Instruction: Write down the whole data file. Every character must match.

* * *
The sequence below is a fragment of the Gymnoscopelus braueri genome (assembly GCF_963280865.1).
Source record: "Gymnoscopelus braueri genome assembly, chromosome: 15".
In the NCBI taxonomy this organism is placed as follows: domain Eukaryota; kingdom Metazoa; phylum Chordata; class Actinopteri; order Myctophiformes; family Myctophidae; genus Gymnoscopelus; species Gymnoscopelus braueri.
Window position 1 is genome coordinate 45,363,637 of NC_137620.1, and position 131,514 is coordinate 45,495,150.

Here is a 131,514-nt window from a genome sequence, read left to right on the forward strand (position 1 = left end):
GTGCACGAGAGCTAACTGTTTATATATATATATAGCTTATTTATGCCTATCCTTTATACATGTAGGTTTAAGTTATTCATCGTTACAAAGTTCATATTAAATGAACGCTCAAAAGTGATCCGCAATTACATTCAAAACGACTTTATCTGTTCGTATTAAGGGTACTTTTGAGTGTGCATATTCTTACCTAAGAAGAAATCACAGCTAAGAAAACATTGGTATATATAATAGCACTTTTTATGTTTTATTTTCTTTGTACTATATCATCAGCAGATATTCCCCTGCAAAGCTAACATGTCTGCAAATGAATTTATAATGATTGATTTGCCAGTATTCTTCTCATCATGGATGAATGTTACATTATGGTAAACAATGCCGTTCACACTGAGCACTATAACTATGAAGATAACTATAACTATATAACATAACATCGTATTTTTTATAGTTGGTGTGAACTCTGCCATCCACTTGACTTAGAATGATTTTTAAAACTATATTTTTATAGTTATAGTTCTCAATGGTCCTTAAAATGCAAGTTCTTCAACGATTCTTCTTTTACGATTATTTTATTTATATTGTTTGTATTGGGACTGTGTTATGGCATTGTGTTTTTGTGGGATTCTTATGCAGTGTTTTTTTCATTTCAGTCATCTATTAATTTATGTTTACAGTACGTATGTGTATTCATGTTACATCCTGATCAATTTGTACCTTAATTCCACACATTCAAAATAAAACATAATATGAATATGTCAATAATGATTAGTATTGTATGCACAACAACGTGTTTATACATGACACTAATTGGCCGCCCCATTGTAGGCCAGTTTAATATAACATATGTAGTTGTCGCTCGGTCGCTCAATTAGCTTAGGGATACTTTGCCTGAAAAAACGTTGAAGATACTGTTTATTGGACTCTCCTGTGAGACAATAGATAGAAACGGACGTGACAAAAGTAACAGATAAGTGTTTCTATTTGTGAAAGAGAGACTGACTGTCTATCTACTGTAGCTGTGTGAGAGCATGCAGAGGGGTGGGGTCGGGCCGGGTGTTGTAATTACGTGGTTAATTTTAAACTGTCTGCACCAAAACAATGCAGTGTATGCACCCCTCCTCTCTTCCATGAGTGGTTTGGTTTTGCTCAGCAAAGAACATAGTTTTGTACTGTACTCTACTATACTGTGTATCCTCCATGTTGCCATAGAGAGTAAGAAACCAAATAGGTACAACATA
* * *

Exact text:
The sequence below is a fragment of the Gymnoscopelus braueri genome (assembly GCF_963280865.1).
Source record: "Gymnoscopelus braueri genome assembly, chromosome: 15".
In the NCBI taxonomy this organism is placed as follows: domain Eukaryota; kingdom Metazoa; phylum Chordata; class Actinopteri; order Myctophiformes; family Myctophidae; genus Gymnoscopelus; species Gymnoscopelus braueri.
Window position 1 is genome coordinate 45,363,637 of NC_137620.1, and position 131,514 is coordinate 45,495,150.

Here is a 131,514-nt window from a genome sequence, read left to right on the forward strand (position 1 = left end):
GTGCACGAGAGCTAACTGTTTATATATATATATAGCTTATTTATGCCTATCCTTTATACATGTAGGTTTAAGTTATTCATCGTTACAAAGTTCATATTAAATGAACGCTCAAAAGTGATCCGCAATTACATTCAAAACGACTTTATCTGTTCGTATTAAGGGTACTTTTGAGTGTGCATATTCTTACCTAAGAAGAAATCACAGCTAAGAAAACATTGGTATATATAATAGCACTTTTTATGTTTTATTTTCTTTGTACTATATCATCAGCAGATATTCCCCTGCAAAGCTAACATGTCTGCAAATGAATTTATAATGATTGATTTGCCAGTATTCTTCTCATCATGGATGAATGTTACATTATGGTAAACAATGCCGTTCACACTGAGCACTATAACTATGAAGATAACTATAACTATATAACATAACATCGTATTTTTTATAGTTGGTGTGAACTCTGCCATCCACTTGACTTAGAATGATTTTTAAAACTATATTTTTATAGTTATAGTTCTCAATGGTCCTTAAAATGCAAGTTCTTCAACGATTCTTCTTTTACGATTATTTTATTTATATTGTTTGTATTGGGACTGTGTTATGGCATTGTGTTTTTGTGGGATTCTTATGCAGTGTTTTTTTCATTTCAGTCATCTATTAATTTATGTTTACAGTACGTATGTGTATTCATGTTACATCCTGATCAATTTGTACCTTAATTCCACACATTCAAAATAAAACATAATATGAATATGTCAATAATGATTAGTATTGTATGCACAACAACGTGTTTATACATGACACTAATTGGCCGCCCCATTGTAGGCCAGTTTAATATAACATATGTAGTTGTCGCTCGGTCGCTCAATTAGCTTAGGGATACTTTGCCTGAAAAAACGTTGAAGATACTGTTTATTGGACTCTCCTGTGAGACAATAGATAGAAACGGACGTGACAAAAGTAACAGATAAGTGTTTCTATTTGTGAAAGAGAGACTGACTGTCTATCTACTGTAGCTGTGTGAGAGCATGCAGAGGGGTGGGGTCGGGCCGGGTGTTGTAATTACGTGGTTAATTTTAAACTGTCTGCACCAAAACAATGCAGTGTATGCACCCCTCCTCTCTTCCATGAGTGGTTTGGTTTTGCTCAGCAAAGAACATAGTTTTGTACTGTACTCTACTATACTGTGTATCCTCCATGTTGCCATAGAGAGTAAGAAACCAAATAGGTACAACATA